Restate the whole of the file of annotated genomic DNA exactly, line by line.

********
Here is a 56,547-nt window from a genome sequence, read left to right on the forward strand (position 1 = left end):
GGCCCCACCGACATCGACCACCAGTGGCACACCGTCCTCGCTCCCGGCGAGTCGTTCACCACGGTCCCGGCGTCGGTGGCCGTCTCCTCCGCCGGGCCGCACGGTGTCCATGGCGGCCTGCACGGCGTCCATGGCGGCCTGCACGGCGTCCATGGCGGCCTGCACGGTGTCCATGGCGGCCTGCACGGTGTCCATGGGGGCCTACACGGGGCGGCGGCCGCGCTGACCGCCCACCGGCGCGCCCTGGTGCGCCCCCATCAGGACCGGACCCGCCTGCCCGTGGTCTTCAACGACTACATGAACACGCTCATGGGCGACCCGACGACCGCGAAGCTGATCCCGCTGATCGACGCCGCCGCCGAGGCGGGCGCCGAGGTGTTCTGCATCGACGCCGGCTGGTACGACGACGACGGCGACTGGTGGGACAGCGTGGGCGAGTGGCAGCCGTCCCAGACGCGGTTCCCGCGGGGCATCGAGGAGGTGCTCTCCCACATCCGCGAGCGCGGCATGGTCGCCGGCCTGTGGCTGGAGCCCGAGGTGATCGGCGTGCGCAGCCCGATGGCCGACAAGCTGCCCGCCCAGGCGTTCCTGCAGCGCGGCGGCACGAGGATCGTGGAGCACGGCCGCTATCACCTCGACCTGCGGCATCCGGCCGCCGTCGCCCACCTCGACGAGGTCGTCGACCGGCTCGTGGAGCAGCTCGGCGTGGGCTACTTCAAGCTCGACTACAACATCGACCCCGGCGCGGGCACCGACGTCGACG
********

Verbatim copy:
Here is a 56,547-nt window from a genome sequence, read left to right on the forward strand (position 1 = left end):
GGCCCCACCGACATCGACCACCAGTGGCACACCGTCCTCGCTCCCGGCGAGTCGTTCACCACGGTCCCGGCGTCGGTGGCCGTCTCCTCCGCCGGGCCGCACGGTGTCCATGGCGGCCTGCACGGCGTCCATGGCGGCCTGCACGGCGTCCATGGCGGCCTGCACGGTGTCCATGGCGGCCTGCACGGTGTCCATGGGGGCCTACACGGGGCGGCGGCCGCGCTGACCGCCCACCGGCGCGCCCTGGTGCGCCCCCATCAGGACCGGACCCGCCTGCCCGTGGTCTTCAACGACTACATGAACACGCTCATGGGCGACCCGACGACCGCGAAGCTGATCCCGCTGATCGACGCCGCCGCCGAGGCGGGCGCCGAGGTGTTCTGCATCGACGCCGGCTGGTACGACGACGACGGCGACTGGTGGGACAGCGTGGGCGAGTGGCAGCCGTCCCAGACGCGGTTCCCGCGGGGCATCGAGGAGGTGCTCTCCCACATCCGCGAGCGCGGCATGGTCGCCGGCCTGTGGCTGGAGCCCGAGGTGATCGGCGTGCGCAGCCCGATGGCCGACAAGCTGCCCGCCCAGGCGTTCCTGCAGCGCGGCGGCACGAGGATCGTGGAGCACGGCCGCTATCACCTCGACCTGCGGCATCCGGCCGCCGTCGCCCACCTCGACGAGGTCGTCGACCGGCTCGTGGAGCAGCTCGGCGTGGGCTACTTCAAGCTCGACTACAACATCGACCCCGGCGCGGGCACCGACGTCGACG